Mellville boys explores emotions and relationships

Nanaimo Theatre Group opens its season with The Melville Boys Oct. 11.

Lee, played by Chris Ostaffy, and Mary, played by Heather McLeod, spend time together in the cabin, which leads to personal conversations about their lives. The two actors perform in Nanaimo Theatre Group’s The Mellville Boys, which debuts Oct. 11.

Lee, played by Chris Ostaffy, and Mary, played by Heather McLeod, spend time together in the cabin, which leads to personal conversations about their lives. The two actors perform in Nanaimo Theatre Group’s The Mellville Boys, which debuts Oct. 11.

Comedy and heartache collide onstage during Nanaimo Theatre Group’s presentation of The Melville Boys.

The play opens the theatre group’s season on Oct. 11. The Melville Boys, written by Norm Foster,  is a story about two brothers, Owen and Lee, who arrive at a lakeside cabin for a guys’ weekend. Their plans are thrown out of whack when two sisters, Mary and Loretta, arrive.

Lee is married and Owen is engaged.  However, soon Owen and Loretta, played by Cindy Peters, appear to be developing a relationship. The older siblings are left trying to rein in their younger, more immature, sister and brother. Lee and Mary, played by Heather McLeod, find themselves spending time together in the cabin while their siblings are off engaged in other escapades and start sharing personal stories.

Director Dave Eaton has directed plays for other theatre societies, but it’s the first time directing for the Nanaimo Theatre Group. He said the play explores real people and their emotions and relationships.

“Its real people talking about real situations… it’s not all funny, there’s life, there’s heartache in the story too. A comedy without a serious side isn’t as funny,” said Eaton. “This one only takes place over a day and a half, but there is still room there for characters to change and develop from the moment they walk on stage until their last scene.”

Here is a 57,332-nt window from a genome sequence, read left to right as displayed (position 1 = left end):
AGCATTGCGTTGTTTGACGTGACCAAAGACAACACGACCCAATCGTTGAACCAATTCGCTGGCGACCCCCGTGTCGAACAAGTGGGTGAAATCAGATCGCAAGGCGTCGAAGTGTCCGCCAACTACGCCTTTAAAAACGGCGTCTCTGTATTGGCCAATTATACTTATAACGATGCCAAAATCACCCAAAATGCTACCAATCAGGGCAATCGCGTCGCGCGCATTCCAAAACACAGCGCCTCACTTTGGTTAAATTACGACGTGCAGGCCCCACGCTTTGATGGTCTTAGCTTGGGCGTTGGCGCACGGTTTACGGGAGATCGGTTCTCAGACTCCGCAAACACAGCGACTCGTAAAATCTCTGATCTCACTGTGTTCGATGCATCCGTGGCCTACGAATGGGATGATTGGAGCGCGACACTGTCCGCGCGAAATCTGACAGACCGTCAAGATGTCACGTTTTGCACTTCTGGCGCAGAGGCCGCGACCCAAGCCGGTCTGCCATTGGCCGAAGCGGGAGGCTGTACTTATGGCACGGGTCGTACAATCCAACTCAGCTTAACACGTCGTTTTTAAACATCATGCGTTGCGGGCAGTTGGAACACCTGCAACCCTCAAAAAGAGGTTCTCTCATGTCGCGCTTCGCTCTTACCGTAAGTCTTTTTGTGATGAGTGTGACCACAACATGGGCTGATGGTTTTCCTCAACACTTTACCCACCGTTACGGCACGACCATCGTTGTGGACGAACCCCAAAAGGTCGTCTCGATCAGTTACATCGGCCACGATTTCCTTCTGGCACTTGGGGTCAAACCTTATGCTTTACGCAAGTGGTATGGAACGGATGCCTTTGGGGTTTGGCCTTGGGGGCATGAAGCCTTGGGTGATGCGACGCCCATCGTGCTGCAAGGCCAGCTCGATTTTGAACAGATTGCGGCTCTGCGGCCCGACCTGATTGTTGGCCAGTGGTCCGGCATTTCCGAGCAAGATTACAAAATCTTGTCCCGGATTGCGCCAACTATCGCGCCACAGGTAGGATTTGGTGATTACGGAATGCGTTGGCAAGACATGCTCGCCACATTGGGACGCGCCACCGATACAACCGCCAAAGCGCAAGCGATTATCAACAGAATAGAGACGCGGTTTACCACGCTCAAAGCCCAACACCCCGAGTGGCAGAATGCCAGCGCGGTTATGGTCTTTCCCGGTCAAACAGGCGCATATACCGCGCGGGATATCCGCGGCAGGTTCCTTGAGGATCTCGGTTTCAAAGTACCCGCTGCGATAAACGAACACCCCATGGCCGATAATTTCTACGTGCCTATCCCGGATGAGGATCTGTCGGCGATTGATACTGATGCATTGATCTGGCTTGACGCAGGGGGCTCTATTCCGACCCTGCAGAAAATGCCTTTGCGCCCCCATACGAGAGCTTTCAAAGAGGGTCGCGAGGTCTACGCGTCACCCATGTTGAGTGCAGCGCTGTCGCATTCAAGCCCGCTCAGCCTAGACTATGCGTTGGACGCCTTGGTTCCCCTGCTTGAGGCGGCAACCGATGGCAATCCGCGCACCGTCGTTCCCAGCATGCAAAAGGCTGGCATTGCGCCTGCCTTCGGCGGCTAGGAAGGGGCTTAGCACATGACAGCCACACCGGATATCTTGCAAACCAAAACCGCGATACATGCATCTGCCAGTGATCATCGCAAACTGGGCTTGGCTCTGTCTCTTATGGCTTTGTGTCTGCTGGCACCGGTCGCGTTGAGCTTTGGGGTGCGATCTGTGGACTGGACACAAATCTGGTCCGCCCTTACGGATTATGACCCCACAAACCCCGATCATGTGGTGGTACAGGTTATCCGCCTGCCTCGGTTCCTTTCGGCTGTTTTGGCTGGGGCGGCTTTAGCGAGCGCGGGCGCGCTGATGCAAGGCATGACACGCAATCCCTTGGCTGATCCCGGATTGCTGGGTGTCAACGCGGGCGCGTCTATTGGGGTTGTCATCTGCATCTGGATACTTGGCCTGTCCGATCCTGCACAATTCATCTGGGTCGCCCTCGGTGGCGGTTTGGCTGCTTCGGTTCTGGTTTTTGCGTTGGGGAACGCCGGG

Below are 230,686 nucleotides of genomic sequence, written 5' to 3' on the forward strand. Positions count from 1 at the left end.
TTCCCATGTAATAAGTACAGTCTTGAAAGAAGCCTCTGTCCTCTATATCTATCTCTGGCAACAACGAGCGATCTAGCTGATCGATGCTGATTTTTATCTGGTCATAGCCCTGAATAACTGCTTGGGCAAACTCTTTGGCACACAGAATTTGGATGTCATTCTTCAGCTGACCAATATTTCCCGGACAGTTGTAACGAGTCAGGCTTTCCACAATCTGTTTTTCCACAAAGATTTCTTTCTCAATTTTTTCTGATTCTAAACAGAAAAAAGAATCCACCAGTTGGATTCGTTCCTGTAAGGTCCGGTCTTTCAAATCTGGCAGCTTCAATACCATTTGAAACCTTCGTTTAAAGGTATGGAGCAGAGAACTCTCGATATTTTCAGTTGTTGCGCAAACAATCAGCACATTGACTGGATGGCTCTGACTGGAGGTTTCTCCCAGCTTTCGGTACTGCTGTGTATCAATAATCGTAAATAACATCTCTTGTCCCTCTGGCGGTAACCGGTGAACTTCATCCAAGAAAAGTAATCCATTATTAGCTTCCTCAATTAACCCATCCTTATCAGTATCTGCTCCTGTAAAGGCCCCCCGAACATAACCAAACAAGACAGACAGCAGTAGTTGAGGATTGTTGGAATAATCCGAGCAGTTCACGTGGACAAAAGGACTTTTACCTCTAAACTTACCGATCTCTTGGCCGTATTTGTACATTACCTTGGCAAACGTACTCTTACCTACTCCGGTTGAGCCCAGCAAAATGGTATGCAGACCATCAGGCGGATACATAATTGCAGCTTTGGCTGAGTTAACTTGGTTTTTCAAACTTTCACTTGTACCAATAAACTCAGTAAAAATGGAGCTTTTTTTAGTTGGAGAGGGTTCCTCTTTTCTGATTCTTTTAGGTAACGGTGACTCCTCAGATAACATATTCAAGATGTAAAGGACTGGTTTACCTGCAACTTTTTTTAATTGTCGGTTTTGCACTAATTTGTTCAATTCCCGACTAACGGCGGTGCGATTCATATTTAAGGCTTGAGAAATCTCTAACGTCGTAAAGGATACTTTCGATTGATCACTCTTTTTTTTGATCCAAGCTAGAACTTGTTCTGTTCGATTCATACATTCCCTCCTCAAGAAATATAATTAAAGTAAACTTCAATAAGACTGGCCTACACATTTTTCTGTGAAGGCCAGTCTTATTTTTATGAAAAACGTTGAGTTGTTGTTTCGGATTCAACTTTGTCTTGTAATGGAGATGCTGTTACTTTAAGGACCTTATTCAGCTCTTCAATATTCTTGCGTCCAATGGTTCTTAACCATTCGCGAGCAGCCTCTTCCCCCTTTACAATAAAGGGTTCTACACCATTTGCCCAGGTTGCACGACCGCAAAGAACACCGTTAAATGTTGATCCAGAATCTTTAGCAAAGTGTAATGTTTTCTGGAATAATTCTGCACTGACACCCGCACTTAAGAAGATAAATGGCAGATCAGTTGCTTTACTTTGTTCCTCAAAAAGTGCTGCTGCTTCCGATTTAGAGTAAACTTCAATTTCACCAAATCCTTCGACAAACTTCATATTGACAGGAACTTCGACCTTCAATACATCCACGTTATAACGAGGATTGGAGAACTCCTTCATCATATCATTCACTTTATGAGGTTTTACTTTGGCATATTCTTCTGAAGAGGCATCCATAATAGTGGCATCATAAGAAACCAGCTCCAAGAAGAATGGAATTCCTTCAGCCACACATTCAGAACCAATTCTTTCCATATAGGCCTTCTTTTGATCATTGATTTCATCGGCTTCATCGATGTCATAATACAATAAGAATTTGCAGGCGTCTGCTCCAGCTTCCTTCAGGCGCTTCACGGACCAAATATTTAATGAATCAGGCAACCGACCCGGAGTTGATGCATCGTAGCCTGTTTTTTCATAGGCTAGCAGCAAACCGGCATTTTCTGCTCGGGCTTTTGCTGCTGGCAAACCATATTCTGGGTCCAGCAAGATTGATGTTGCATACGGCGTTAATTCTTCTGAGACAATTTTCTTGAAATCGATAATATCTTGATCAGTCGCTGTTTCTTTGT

The situations the characters are in are relatable for audience members and Eaton said people often recognize one of the characters as someone they know. The relationship between Lee, played by Chris Ostaffy, and Owen, played by William Anderson, is often a relationship people can understand and connect with if they have siblings, said Eaton.

Ostaffy, who plays the quiet responsible married older brother of Owen, said he loves the dialogue, the humour and subject matter in The Mellville Boys. He drew from personal experiences and put himself in Lee’s situation to become the character.

The actors created backstories to take on their roles. They added details fabricated out of what the script told them to become the characters onstage. Ostaffy said it’s important to create that backstory to establish motivation and consistency.

“I want the audience to engage themselves in the story. I want them to recognize themselves or people they know in the story,” he said. I really want them to enjoy it and have fun with it.”

Eaton, who is a Norm Foster fan, said he loves the script and as a director he tries to keep true to the playwright’s intention.

“I’m a traditionalist. I like to see the play done according to the playwright’s intent,” he said. “That’s my job, to honour the playwright. It’s set in the early 1980s so our job is to be true to that time as well.”

The Melville Boys debuts Oct. 11 at Bailey Studio, located at 2373 Rosstown Rd., and runs every Wednesday, Thursday, Friday and Saturday at 8 p.m. until Oct. 27, with 2 p.m. matinees on Oct. 14 and Oct. 21.

Tickets are $16 for weekdays and matinees and $18 on weekends and are available by calling 250-758-7224 or going to www.nanaimotheatregroup.com.

Nanaimo News Bulletin

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